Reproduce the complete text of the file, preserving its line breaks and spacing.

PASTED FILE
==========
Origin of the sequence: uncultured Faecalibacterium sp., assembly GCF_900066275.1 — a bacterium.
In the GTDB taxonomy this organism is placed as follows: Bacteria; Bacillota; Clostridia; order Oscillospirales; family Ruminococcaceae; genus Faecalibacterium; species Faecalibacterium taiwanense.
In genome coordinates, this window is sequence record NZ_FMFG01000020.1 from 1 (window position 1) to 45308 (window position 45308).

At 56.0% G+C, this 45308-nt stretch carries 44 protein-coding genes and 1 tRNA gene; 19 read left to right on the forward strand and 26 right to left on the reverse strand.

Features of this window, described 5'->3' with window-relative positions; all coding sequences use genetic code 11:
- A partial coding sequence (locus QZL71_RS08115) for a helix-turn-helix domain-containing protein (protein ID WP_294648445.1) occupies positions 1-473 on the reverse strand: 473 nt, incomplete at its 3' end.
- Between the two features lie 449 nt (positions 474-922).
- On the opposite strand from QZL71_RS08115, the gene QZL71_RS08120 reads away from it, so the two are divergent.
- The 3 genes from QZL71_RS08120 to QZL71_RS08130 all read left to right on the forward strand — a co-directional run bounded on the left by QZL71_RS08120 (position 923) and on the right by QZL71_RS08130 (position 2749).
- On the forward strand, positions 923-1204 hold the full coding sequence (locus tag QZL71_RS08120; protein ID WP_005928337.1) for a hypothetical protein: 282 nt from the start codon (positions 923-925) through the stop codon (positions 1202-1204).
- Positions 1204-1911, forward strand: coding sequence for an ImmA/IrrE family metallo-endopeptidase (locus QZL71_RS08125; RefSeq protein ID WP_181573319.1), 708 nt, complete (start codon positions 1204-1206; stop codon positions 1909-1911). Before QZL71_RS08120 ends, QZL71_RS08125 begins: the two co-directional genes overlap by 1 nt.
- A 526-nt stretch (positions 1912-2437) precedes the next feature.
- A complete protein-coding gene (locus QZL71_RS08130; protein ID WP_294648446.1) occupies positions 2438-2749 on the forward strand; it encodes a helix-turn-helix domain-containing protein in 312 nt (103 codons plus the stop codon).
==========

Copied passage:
Origin of the sequence: uncultured Faecalibacterium sp., assembly GCF_900066275.1 — a bacterium.
In the GTDB taxonomy this organism is placed as follows: Bacteria; Bacillota; Clostridia; order Oscillospirales; family Ruminococcaceae; genus Faecalibacterium; species Faecalibacterium taiwanense.
In genome coordinates, this window is sequence record NZ_FMFG01000020.1 from 1 (window position 1) to 45308 (window position 45308).

At 56.0% G+C, this 45308-nt stretch carries 44 protein-coding genes and 1 tRNA gene; 19 read left to right on the forward strand and 26 right to left on the reverse strand.

Features of this window, described 5'->3' with window-relative positions; all coding sequences use genetic code 11:
- A partial coding sequence (locus QZL71_RS08115) for a helix-turn-helix domain-containing protein (protein ID WP_294648445.1) occupies positions 1-473 on the reverse strand: 473 nt, incomplete at its 3' end.
- Between the two features lie 449 nt (positions 474-922).
- On the opposite strand from QZL71_RS08115, the gene QZL71_RS08120 reads away from it, so the two are divergent.
- The 3 genes from QZL71_RS08120 to QZL71_RS08130 all read left to right on the forward strand — a co-directional run bounded on the left by QZL71_RS08120 (position 923) and on the right by QZL71_RS08130 (position 2749).
- On the forward strand, positions 923-1204 hold the full coding sequence (locus tag QZL71_RS08120; protein ID WP_005928337.1) for a hypothetical protein: 282 nt from the start codon (positions 923-925) through the stop codon (positions 1202-1204).
- Positions 1204-1911, forward strand: coding sequence for an ImmA/IrrE family metallo-endopeptidase (locus QZL71_RS08125; RefSeq protein ID WP_181573319.1), 708 nt, complete (start codon positions 1204-1206; stop codon positions 1909-1911). Before QZL71_RS08120 ends, QZL71_RS08125 begins: the two co-directional genes overlap by 1 nt.
- A 526-nt stretch (positions 1912-2437) precedes the next feature.
- A complete protein-coding gene (locus QZL71_RS08130; protein ID WP_294648446.1) occupies positions 2438-2749 on the forward strand; it encodes a helix-turn-helix domain-containing protein in 312 nt (103 codons plus the stop codon).